A sensible, bipartisan analysis of the future of a major segment of American society.

The Middle Class Comeback

WOMEN, MILLENNIALS, AND TECHNOLOGY LEADING THE WAY

A diagnosis of American middle-class woes and a hopeful blueprint for its revival.

The embattlement of the middle class has, more than ever, become a recurrent theme in political discourse, especially since the catastrophic housing crisis of 2008. Moon (The Beltway Beast, 2014), a businessman and former financial-industry executive, attributes the group’s distress to a combination of stagnant wages and aggressively climbing costs, including those of health care, education, and an endless litany of taxes. Not content to gloomily dwell on bad news, the author finds promising reasons for hope, as well. For example, he notes that although women continue to lag behind their male counterparts in wages, that gap is steadily closing; their participation in the labor force continues to increase, and they constitute a bigger share of college graduates than ever before. And although it’s become commonplace to pillory millennials for their immaturity, Moon instead sees a savvy class of political entrepreneurs, ready and able to challenge the status quo. Finally, he asserts that the breakneck pace of technological progress is not only going to usher in new opportunity and a dramatic lowering of costs across the board, but also has the potential to transform the very structure of the economy, especially regarding health care: “A new paradigm shift is underway where decentralized and sharing models with emphasis on personal accountability is [sic] evolving that will make healthcare accessible and affordable for all.” The author plots out some sensible, if less-than-detailed, reforms, some of them economic, such as tax reform, and some of them political, such as revised term limits for politicians. It’s a thoughtful, lucid study, and it’s refreshing to see an unflinching discussion of the middle-class difficulties that doesn’t surrender to fatalistic despair. Sometimes Moon even seems too optimistic; for instance, he doesn’t address the ways in which increased technological sophistication could hurt the middle class, as whole professions get replaced by machines. Ultimately, the discussion of possible future reforms is simply too broad, and the book ambitiously covers too much ground for such a relatively slim volume. However, as a brief primer on the state of the middle class, this is a valuable contribution to public debate.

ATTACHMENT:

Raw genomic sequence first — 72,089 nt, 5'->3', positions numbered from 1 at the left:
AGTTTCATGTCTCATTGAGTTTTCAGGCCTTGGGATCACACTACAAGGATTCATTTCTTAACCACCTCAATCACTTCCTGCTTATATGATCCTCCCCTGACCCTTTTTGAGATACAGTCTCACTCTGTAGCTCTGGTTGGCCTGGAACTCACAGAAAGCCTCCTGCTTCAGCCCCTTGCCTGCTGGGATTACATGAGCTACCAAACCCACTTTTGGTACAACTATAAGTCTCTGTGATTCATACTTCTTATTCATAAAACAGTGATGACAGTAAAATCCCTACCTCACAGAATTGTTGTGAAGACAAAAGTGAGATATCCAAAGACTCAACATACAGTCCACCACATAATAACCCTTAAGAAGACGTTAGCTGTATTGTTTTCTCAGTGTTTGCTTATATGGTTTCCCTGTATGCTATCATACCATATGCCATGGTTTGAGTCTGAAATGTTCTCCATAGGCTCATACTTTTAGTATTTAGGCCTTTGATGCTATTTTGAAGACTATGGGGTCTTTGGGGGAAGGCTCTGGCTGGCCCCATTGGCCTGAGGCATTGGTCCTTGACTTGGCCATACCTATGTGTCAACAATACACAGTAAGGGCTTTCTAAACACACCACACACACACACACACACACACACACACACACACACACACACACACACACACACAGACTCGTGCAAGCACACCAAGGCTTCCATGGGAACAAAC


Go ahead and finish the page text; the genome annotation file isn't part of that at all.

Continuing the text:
A sensible, bipartisan analysis of the future of a major segment of American society.

Pub Date: Aug. 2, 2016

ISBN: 978-0-9913721-6-4

Page Count: 190

Publisher: MGN Books

Review Posted Online: July 15, 2016

Kirkus Reviews Issue: Aug. 15, 2016

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Stricter than, say, Bergen Evans or W3 ("disinterested" means impartial — period), Strunk is in the last analysis...

THE ELEMENTS OF STYLE

50TH ANNIVERSARY EDITION

Privately published by Strunk of Cornell in 1918 and revised by his student E. B. White in 1959, that "little book" is back again with more White updatings.

Stricter than, say, Bergen Evans or W3 ("disinterested" means impartial — period), Strunk is in the last analysis (whoops — "A bankrupt expression") a unique guide (which means "without like or equal").

Pub Date: May 15, 1972

ISBN: 0205632645

Page Count: 105

Publisher: Macmillan

Review Posted Online: Oct. 28, 2011

Kirkus Reviews Issue: May 1, 1972

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IN MY PLACE

From the national correspondent for PBS's MacNeil-Lehrer Newshour: a moving memoir of her youth in the Deep South and her role in desegregating the Univ. of Georgia. The eldest daughter of an army chaplain, Hunter-Gault was born in what she calls the ``first of many places that I would call `my place' ''—the small village of Due West, tucked away in a remote little corner of South Carolina. While her father served in Korea, Hunter-Gault and her mother moved first to Covington, Georgia, and then to Atlanta. In ``L.A.'' (lovely Atlanta), surrounded by her loving family and a close-knit black community, the author enjoyed a happy childhood participating in activities at church and at school, where her intellectual and leadership abilities soon were noticed by both faculty and peers. In high school, Hunter-Gault found herself studying the ``comic-strip character Brenda Starr as I might have studied a journalism textbook, had there been one.'' Determined to be a journalist, she applied to several colleges—all outside of Georgia, for ``to discourage the possibility that a black student would even think of applying to one of those white schools, the state provided money for black students'' to study out of state. Accepted at Michigan's Wayne State, the author was encouraged by local civil-rights leaders to apply, along with another classmate, to the Univ. of Georgia as well. Her application became a test of changing racial attitudes, as well as of the growing strength of the civil-rights movement in the South, and Gault became a national figure as she braved an onslaught of hostilities and harassment to become the first black woman to attend the university. A remarkably generous, fair-minded account of overcoming some of the biggest, and most intractable, obstacles ever deployed by southern racists. (Photographs—not seen.)

Pub Date: Nov. 1, 1992

ISBN: 0-374-17563-2

Page Count: 192

Publisher: Farrar, Straus and Giroux

Review Posted Online: May 20, 2010

Kirkus Reviews Issue: Sept. 1, 1992

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